With the unceasing buzz surrounding Fortnite and other hot titles, gaming notebooks are in high demand. Priced at $599, the MSI GF63 is designed for people who want to game, but don't want to spend a fortune to do so. You get solid performance from its Intel Core i7 processor and Nvidia graphics. With that in mind, the GF63 is more appropriate for an entry-level gamer than an aspiring Esports competitor and has a spot on our top cheap gaming laptops under $1,000 page. Need something with a little more oomph? Check out our best gaming laptops list.
MSI GF63 8RD Pricing and Configurations
For just $699, you can buy the base model GF63 (8RC) with an Intel Core i5-8300H CPU, 8GB of RAM, a 256GB SSD and an Nvidia GeForce GTX 1050 GPU. An extra $300 boosts the graphics card to a more powerful GTX 1050 Ti and doubles memory capacity to 16GB. That model, however, replaces the 256GB SSD for a 1TB HDD, which some might feel is a downgrade. Our GF63 review unit, the most expensive configuration at $1,250, came with an Intel Core i7-8750H GPU, 16GB of RAM, a 256GB SSD and a secondary 1TD HDD, and an Nvidia GeForce GTX 1050 Ti GPU.
Keep a microfiber cloth on hand, the MSI GF63 collects fingerprints like a detective investigating a crime. The laptop's plastic lid and deck were covered in smudges by the time I first placed it on my desk.
Wiping down those prints reveals a fiery-red MSI dragon logo contrasted against a stealthy black, brushed-aluminum finish. That same aesthetic continues onto the deck where you'll find a black keyboard with red trim around each key. Sorry, RGB fans, the GF63's keys support only red backlighting.
A pentagonal outline in the top-right corner of the deck serves as a power button. The rest of the laptop -- the sides, hinge, bezel and underside -- are made of rough stippled plastic that detracts from an otherwise seek machine.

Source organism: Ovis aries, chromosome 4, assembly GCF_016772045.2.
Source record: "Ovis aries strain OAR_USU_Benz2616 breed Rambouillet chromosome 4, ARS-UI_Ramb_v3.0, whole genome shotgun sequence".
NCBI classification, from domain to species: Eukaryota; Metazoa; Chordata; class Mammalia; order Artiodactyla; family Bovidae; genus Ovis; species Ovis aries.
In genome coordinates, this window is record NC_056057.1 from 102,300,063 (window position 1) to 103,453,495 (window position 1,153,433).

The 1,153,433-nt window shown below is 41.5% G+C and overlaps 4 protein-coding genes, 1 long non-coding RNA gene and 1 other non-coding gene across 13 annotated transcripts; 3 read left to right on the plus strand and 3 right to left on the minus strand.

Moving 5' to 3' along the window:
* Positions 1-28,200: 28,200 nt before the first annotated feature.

MSI trimmed the display bezels on the GF63 to 4.9 millimeters thin, which helps to keep the overall footprint of this 15.6-inch gaming machine to a minimum. At 14.1 x 10 x 0.85 inches, the GF63 is considerably slimmer than the Dell G5 15 (15.32 x 10.8 x 1.0 inches) and the Lenovo Legion Y730 (14.4 x 10.2 x 1 inches).
The MSI GF63 has plenty of USB ports for you to connect all of your peripherals.
On the left side is a USB 3.1 Type-A port next to a central power input.
The right side of the GF63 has two more USB 3.1 ports and a USB Type-C port (sadly, no Thunderbolt 3). There is also an Ethernet port for a stable internet connection and separate mic and headphone jacks if you want to connect a professional microphone.
On the back of the laptop is a lone HDMI input for connecting to a monitor.
Although the GF63's 15.6-inch, 1080p display is detailed, I wish it were brighter and more colorful. Peter Parker's spidey suit didn't have the rich red and blue tones I was expecting in the trailer for the hotly anticipated film, Spider-Man: Far From Home. The display made the picturesque islands of Venice look drab and details were hard to make out in dark scenes, like when Nick Fury makes a surprise visit to Parker's apartment. On a positive note, the picture looked sharp and crisp when our friendly neighborhood superhero fights the bad guys in a besieged London.